Secondly, animals that have been impacted by a vehicle could become defensive and aggressive towards humans. This means that animals such as dogs may lash out and bite, causing further harm to the individual trying to help them. Furthermore, when humans approach animals who are already in a vulnerable state, they may inadvertently cause the creature to panic and attempt to escape, further exacerbating their injuries.

As a result, it is strongly recommended that drivers leave humane intervention to professionals who are better equipped to handle such situations. By doing so, not only will individuals be less at risk, but injured animals will have a higher chance of receiving the best care possible.


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Who To Notify

In the United Kingdom, it is a legal requirement to inform the police when you hit certain animals while driving, including horses, dogs, cows, pigs, sheep, goats, and donkeys or mules. However, it is recommended that you leave providing first aid to injured animals to the experts.

In case of a road traffic accident involving animals, there are several helpline numbers available to get assistance. For instance, in England and Wales, you can contact the RSPCA by dialing 0300 1234 999. The Scottish Society for the Prevention of Cruelty to Animals can be reached at 03000 999 999, while the Ulster Society for the Prevention of Cruelty to Animals can be contacted at 028 3025 1000 in Northern Ireland. Moreover, many local communities have volunteer teams or veterinary professionals who can help with lost or deceased pets, and social media can often be used to connect with these resources.

Finally, if you come across a dead cat and it is safe to do so, it is a good idea to check for a collar or tag so that you can contact the owner directly instead of informing the police.

Assessing Damage

In the unfortunate event of a collision between your vehicle and an animal, it’s crucial to follow the necessary steps to prevent any further damage or harm. Once you’ve done that, it’s essential to assess the condition of your car, bike, or truck to determine if it has sustained any damages.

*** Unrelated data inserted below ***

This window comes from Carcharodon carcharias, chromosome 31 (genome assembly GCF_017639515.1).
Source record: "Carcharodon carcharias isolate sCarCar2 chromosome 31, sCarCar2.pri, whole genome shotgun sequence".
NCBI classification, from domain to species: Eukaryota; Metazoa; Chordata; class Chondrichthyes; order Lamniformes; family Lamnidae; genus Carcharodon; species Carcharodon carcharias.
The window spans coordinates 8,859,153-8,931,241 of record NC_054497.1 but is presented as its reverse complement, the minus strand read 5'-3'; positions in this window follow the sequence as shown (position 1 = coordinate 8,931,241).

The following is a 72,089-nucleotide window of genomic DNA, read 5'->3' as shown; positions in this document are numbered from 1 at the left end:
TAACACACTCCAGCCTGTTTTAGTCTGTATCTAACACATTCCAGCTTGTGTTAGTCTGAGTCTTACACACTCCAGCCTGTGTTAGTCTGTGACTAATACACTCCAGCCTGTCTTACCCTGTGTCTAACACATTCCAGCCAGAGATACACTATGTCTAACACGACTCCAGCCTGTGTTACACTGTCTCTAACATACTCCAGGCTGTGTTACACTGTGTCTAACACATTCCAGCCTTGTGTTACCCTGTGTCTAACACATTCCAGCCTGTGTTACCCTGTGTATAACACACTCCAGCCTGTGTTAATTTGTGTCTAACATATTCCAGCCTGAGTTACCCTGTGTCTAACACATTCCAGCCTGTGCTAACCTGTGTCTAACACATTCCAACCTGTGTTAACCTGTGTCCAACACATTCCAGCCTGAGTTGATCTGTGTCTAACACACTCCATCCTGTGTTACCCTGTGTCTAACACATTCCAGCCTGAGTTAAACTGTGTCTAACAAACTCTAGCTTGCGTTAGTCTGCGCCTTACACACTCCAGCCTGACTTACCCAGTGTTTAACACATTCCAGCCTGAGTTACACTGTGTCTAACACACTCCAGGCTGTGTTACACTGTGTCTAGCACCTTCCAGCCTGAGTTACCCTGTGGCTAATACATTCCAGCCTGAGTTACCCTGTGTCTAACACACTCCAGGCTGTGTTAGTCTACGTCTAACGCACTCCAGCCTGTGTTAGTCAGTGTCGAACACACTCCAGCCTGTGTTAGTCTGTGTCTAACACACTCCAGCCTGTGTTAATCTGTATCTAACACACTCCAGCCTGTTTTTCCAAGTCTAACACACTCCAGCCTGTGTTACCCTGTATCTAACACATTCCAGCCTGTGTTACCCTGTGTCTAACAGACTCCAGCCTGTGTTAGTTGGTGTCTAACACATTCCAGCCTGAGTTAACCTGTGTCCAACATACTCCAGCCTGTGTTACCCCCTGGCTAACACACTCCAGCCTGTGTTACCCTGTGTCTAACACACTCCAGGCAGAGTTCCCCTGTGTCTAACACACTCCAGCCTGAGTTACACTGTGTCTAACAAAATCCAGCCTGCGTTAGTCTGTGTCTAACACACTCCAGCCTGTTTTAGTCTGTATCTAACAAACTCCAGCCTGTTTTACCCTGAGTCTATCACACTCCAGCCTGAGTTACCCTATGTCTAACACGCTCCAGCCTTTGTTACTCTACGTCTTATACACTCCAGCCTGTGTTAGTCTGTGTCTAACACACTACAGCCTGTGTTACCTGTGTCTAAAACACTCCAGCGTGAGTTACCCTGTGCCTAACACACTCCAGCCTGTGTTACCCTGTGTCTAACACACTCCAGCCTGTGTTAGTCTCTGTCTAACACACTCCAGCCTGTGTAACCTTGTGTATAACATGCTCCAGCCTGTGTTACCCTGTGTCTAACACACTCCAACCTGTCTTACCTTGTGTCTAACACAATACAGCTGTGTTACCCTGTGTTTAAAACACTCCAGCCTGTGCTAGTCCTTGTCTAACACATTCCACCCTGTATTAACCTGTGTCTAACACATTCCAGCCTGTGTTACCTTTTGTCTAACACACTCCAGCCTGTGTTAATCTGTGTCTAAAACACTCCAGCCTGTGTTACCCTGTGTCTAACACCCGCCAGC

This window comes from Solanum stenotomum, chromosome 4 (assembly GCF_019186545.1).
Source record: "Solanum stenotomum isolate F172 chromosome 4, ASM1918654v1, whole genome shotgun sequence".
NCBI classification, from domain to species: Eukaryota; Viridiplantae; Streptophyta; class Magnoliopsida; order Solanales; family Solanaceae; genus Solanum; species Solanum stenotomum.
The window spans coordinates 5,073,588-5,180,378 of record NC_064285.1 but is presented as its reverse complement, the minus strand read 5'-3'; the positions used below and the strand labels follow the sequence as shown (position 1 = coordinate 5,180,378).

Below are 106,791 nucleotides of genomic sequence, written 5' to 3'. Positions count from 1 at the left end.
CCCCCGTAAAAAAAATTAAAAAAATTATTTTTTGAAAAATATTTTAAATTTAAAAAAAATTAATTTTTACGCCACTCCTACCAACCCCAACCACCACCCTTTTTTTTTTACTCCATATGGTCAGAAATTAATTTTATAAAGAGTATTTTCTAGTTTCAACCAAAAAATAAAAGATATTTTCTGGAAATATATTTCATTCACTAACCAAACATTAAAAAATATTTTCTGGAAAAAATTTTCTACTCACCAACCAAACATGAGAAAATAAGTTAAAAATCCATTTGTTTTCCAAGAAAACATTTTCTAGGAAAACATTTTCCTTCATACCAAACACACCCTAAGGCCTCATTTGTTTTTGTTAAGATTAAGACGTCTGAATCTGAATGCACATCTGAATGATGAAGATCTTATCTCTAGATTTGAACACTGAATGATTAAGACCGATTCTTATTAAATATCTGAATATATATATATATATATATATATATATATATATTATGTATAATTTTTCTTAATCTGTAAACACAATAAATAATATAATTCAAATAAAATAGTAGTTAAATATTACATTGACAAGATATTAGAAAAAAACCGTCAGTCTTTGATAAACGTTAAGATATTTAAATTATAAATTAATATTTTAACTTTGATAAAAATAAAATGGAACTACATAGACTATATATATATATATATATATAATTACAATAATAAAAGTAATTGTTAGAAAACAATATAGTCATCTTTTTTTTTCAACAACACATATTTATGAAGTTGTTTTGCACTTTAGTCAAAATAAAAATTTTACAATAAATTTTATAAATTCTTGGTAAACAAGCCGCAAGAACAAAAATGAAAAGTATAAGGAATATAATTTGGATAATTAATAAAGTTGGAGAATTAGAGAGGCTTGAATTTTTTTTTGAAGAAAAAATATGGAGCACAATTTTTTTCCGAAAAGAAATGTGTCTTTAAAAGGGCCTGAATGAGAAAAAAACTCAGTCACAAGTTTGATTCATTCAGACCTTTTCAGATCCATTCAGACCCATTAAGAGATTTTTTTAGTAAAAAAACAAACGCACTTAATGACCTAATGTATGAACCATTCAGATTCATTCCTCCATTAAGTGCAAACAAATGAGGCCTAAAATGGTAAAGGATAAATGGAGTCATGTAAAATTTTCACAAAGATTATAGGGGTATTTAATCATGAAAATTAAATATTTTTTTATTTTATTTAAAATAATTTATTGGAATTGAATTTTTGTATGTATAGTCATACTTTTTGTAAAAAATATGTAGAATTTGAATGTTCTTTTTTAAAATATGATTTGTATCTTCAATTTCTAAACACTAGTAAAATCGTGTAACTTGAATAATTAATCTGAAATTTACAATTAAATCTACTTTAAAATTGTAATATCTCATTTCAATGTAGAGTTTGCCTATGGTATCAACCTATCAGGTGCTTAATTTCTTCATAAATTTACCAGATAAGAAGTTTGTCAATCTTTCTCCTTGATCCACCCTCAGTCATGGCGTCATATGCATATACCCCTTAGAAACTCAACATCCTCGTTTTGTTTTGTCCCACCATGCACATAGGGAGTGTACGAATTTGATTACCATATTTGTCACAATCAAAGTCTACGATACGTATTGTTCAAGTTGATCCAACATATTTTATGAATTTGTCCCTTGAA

Keep in mind that you have a legal obligation to ensure that your vehicle is in roadworthy condition and safe to drive. Therefore, inspect your vehicle thoroughly and do not take any chances if you suspect that the incident might have created a safety risk.

It’s advisable to immediately contact a reputable road recovery or repair service to take care of the damages, ensuring that you are not putting yourself or other road users at risk. Being proactive in this situation can help prevent further damage and, more importantly, promote safety on the roads.


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In conclusion, hitting an animal while driving can be a traumatic experience, and it’s important to know how to respond and follow the necessary protocols. It’s recommended to remain calm, pull over to a safe location, and assess the situation before documenting the incident and reporting it to the relevant authorities or insurance company.

It’s also crucial to leave humane intervention to professionals to prevent further harm or injuries to both the driver and animal. If the damage to the vehicle is significant enough and the driver has comprehensive coverage, GAP insurance can cover the difference between the insurance payout and the amount owed on the car, protecting the driver from financial loss. Ultimately, knowledge and preparation can help alleviate stress and financial burden in these types of accidents.